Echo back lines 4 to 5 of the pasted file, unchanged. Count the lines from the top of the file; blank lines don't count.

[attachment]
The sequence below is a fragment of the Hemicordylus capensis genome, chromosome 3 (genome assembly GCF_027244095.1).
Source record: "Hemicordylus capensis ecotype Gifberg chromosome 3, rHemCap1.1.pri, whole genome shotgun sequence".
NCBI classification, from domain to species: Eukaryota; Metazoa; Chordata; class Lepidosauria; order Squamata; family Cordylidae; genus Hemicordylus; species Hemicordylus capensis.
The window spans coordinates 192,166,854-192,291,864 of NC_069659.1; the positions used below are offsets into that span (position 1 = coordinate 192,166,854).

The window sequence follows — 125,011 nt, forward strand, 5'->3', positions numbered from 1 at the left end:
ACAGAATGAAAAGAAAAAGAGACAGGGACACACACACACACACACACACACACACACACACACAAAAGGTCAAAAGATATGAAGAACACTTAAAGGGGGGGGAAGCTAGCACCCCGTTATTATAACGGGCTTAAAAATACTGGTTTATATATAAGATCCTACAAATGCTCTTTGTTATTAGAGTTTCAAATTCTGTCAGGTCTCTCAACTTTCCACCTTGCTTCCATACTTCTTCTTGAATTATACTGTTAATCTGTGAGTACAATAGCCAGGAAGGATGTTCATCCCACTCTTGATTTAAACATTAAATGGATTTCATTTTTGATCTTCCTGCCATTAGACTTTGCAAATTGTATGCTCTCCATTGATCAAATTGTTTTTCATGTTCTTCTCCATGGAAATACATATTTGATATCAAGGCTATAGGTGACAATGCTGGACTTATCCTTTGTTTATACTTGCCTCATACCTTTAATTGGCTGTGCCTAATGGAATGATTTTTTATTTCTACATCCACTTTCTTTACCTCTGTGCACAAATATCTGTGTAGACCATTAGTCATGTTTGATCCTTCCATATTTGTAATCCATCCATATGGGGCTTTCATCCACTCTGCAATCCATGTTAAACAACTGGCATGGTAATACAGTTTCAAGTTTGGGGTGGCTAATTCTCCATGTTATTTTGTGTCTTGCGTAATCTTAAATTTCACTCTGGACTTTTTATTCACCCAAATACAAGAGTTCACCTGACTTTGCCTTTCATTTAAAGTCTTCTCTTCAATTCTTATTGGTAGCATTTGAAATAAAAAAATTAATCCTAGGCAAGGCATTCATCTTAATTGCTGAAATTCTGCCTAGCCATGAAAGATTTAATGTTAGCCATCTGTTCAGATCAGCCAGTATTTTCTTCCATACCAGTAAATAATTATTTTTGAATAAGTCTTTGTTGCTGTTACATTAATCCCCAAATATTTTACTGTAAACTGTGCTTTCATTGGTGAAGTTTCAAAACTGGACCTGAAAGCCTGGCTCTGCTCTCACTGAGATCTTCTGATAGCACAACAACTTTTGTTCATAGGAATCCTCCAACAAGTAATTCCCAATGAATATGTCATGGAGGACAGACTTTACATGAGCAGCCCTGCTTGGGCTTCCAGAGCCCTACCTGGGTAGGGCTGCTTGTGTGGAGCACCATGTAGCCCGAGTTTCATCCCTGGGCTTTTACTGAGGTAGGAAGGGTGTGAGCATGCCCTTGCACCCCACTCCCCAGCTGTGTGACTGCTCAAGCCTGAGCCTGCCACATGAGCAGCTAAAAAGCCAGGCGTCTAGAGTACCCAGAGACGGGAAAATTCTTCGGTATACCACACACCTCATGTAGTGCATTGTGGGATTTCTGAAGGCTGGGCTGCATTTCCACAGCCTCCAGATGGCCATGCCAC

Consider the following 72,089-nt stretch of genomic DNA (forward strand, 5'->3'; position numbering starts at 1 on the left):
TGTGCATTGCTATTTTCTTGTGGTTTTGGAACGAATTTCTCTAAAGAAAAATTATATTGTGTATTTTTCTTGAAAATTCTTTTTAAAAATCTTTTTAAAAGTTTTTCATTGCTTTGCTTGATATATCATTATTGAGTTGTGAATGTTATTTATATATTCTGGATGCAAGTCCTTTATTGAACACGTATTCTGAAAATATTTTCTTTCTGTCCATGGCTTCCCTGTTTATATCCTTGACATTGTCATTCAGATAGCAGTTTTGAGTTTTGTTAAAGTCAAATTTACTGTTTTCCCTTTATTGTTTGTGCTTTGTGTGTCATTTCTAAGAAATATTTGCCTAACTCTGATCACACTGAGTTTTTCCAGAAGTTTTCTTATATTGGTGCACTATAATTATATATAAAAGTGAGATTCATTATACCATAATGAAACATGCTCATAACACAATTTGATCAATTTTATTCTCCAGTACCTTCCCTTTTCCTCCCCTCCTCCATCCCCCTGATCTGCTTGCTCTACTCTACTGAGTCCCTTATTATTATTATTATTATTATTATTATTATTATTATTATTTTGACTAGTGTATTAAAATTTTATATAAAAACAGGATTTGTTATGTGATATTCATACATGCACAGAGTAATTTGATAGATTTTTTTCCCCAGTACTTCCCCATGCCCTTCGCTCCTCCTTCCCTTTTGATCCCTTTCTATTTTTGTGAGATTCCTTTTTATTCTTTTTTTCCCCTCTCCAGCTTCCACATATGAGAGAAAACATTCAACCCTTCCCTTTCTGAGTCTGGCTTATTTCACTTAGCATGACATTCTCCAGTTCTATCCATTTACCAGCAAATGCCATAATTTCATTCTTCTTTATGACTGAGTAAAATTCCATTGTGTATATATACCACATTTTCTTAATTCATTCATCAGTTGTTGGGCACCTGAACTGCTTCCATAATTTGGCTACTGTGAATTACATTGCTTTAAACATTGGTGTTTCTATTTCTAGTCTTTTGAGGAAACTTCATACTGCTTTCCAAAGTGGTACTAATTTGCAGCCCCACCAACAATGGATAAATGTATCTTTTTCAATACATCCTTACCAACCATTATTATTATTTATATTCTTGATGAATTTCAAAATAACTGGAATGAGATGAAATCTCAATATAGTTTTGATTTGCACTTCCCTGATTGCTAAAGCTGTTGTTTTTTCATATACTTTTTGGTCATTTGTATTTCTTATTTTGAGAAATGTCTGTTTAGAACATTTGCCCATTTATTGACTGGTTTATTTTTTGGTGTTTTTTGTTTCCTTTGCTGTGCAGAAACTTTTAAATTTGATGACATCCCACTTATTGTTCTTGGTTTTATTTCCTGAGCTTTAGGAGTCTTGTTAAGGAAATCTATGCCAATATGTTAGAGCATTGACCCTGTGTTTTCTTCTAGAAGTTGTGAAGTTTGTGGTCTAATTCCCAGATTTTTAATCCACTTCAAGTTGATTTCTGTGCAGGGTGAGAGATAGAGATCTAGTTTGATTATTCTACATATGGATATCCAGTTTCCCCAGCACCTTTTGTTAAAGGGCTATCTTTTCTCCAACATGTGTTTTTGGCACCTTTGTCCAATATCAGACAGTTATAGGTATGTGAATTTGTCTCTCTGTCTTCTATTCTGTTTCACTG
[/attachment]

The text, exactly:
The window spans coordinates 192,166,854-192,291,864 of NC_069659.1; the positions used below are offsets into that span (position 1 = coordinate 192,166,854).

The window sequence follows — 125,011 nt, forward strand, 5'->3', positions numbered from 1 at the left end: